Fire and Water

fire truck
Fire truck

There was a time when Beaudesert folk fought fires with buckets of water. Back yard tanks were used from which to throw water on the flames. It was such a bucket brigade that saved Dr. Beet’s cottage in Albert Street from destruction in 1912. 

By the time a little tea shop near the corner of Brisbane and Eaglesfield Streets burnt to the ground in 1929, there was a horse trough filled with water in Davidson Park which helped to save the two adjoining buildings from ruin. As the cry of fire went out, the bucket brigade formed a chain from the horse trough, across the road to the fire scene, passing buckets of water scooped from the trough. 

Beaudesert had two horse troughs back then, the other at the mill end of town. These troughs played an important role in the development of local industries by providing water for the bullock teams passing through with their heavy loads. Both troughs were connected to the train-water-supply which came from rail tanks, having been pumped from the Logan River. Years later, young ladies used the trough to water their ponies after a ride into town.

With no volunteer fire brigade it was the tea shop fire which stirred the community into forming a volunteer Brigade towards the end of 1929. The time was ripe, as electricity was switched on in Beaudesert the previous year, enabling a call-to-fire whistle on top of the Power House to be operated by compressed air.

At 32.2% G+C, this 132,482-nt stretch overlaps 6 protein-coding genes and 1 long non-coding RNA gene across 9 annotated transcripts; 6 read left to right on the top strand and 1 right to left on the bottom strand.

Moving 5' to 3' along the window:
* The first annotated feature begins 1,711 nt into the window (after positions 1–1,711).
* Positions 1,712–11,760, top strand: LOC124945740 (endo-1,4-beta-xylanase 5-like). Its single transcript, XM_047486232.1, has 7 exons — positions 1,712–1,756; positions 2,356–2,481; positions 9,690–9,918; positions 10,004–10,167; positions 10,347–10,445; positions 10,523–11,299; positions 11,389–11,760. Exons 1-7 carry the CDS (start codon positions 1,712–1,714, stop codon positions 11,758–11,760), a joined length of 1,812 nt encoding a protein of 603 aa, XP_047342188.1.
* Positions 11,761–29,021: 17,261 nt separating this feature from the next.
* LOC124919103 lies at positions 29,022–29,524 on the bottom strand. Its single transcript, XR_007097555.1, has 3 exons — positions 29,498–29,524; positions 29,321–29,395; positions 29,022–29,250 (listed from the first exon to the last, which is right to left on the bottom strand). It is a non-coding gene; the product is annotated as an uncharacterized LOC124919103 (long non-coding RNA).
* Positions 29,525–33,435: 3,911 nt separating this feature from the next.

A pump was attached to a convenient home tank, and the water forced onto the fire. The tank in use was kept filled with water by a chain of buckets from other accessible tanks.

The hand pump had to be carried to a home tank by four men and placed on the ground nearby. The hose was then connected to the tank, and crews took turns pumping water to the fire. It was hard, puffing work and required training and skill to master. 

Later the first vehicle obtained by the Brigade was a Model T Ford 1 ton truck, and an old engine from a travelling picture show. On the back of the truck was fitted an old pump from the Butter Factory. The Oregon pine ladder, donated by R. T. Warren, served the community for many years on different vehicles.

By the 1940s, interest in the volunteer fire brigade ebbed, mainly due to the lack of a reliable town water supply. People had stood by as the CWA Rest Rooms burned to the ground in 1946 because of lack of water. It was said: “There was little the brigade could do with portion of a tank of water at its disposal”. Beaudesert needed a reticulated water supply.

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About Keer Moriarty 481 Articles
Small town newspaper Editor, journo, social media manager and tea lady.